The City of Chicago Technology Plan outlines a roadmap in which leaders in the public, private, and nonprofit sectors work together to build stronger companies and a smarter city, using big data, civic engagement, and technology start-up incubation (Letter from Mayor Rahm Emanuel). The past 18 months have shown significant strides towards realizing this vision.
In January 2016, Governor Rauner issued an Executive Order 01-16, establishing the Department of Innovation and Technology (DoIT), a new state agency with responsibility for the information technology functions of agencies under the jurisdiction of the Governor.
Both initiatives entail the use of cutting edge technology to improve local government’s ability to serve the public, while simultaneously raising the bar and setting new standards for Smart Cities of the future.
DoIT’s mission is to empower the State of Illinois through high-value, customer-centric technology by delivering best-in-class innovation to client agencies fostering collaboration and empowering employees to provide better services to residents, businesses, and visitors. To achieve this goal, the department has begun migrating disparate and obsolete data systems to a consolidated SAP platform (for more on this check out Phil Weinzimer’s article on Digital Thirst) that will allow employees to save customers time and frustration having to visit multiple offices to complete transactions.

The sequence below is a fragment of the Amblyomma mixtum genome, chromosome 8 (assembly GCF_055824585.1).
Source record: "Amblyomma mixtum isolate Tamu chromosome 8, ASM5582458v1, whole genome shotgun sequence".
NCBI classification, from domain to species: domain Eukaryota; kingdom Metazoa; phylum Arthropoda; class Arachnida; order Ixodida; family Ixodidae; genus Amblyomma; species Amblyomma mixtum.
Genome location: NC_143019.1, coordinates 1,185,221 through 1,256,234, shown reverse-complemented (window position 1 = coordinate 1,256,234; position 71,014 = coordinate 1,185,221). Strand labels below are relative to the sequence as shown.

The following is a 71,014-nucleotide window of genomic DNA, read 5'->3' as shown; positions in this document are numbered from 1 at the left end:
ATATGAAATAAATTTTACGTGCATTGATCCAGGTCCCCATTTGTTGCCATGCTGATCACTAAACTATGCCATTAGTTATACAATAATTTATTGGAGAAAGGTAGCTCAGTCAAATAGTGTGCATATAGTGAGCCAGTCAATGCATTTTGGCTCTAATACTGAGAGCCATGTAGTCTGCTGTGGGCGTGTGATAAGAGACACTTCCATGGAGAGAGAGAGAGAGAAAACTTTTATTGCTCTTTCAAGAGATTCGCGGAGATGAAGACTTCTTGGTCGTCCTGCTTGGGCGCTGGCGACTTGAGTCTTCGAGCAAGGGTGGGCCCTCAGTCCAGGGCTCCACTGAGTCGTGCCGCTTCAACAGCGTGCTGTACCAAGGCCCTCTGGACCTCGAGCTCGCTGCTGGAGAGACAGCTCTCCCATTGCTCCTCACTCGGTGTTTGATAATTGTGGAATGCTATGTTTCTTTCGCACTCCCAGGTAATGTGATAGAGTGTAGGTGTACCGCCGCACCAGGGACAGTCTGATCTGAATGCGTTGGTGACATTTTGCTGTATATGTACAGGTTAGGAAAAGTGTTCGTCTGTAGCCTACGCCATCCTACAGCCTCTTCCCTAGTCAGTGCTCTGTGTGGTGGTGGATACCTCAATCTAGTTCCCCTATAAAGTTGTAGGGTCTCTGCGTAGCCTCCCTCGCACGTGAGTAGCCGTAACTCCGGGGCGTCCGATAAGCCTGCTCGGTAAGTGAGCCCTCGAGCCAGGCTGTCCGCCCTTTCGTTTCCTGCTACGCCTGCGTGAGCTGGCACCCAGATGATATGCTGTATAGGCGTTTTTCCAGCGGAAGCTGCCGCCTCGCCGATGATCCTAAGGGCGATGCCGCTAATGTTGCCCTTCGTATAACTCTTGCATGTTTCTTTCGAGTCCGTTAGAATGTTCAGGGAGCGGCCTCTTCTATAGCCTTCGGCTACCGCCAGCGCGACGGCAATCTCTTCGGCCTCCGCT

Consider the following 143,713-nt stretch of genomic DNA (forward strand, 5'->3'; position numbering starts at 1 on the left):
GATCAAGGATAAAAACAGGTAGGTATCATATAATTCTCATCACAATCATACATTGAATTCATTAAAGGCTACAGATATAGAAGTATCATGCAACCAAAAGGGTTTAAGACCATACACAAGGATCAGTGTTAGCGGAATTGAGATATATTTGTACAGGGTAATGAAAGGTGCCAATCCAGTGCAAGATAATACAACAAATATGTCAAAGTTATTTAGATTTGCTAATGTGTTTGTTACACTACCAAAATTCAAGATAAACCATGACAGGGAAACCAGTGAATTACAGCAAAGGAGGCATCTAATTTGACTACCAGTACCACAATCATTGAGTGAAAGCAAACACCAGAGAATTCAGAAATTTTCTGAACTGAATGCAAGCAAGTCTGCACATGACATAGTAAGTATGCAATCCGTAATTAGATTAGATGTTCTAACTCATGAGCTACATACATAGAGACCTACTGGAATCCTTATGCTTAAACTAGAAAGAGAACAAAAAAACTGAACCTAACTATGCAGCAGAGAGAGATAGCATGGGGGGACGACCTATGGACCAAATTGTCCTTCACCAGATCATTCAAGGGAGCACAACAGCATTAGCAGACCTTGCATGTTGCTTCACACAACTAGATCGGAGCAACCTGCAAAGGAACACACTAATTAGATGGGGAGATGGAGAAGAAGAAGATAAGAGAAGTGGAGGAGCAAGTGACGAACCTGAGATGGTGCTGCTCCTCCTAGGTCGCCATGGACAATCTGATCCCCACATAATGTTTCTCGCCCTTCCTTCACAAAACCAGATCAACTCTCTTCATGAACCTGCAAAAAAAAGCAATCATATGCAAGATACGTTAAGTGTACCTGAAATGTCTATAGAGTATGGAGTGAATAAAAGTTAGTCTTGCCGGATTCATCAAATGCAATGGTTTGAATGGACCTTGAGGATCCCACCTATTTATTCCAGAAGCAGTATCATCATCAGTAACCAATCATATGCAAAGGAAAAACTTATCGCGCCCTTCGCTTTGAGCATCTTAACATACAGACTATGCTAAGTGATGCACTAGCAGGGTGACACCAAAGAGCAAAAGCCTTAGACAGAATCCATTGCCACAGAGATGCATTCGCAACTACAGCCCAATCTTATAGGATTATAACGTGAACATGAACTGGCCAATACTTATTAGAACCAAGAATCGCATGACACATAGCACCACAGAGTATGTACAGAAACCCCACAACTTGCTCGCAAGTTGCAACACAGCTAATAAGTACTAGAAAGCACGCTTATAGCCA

While organizing data into streamlined, more accessible platforms is an important step towards enabling a “smarter” city, intelligently processing and extending that data is what will make the endeavor worthwhile. Enter the Internet of Things, or IoT. While it is not necessarily spelled out in the current plan, IoT is arguably the next logical step for the state to take in terms of adding efficiencies and intelligence to government services.
For those unfamiliar with the term, the IoT is basically a network of things talking to things, and applications making decisions about what to do about what they are *saying* to each other. For instance, a smart panelboard talking to an application on a server at ComEd might alert ComEd to a power outage that in turn could cause another app to dynamically re-route power through the smart grid to avoid a lengthy service interruption. Emedded sensors in streets might trigger snowplows to be dispatched based on predetermined criteria, streetlights could self-report burned out or malfunctioning lamps, and a zillion other use cases.
It’s no coincidence that the IoT Emerge 2016 and SmartGig Chicago conferences have been scheduled to coincide with each other this week at McCormick Place. Both conferences promise to offer information, inspiration, and opportunity for technologists, manufacturers, engineers and business leaders throughout Chicago.
Working together, Chicago’s suppliers, developers, service providers, and civic leaders can build a Smart City model that would attract new businesses and bolster the local economy, and have the potential to extend beyond the state’s borders. Paramont EO is doing our part to supply smart homes and buildings throughout Chicagoland and beyond. To learn more visit our website at: https://www.paramont-eo.com/get-smart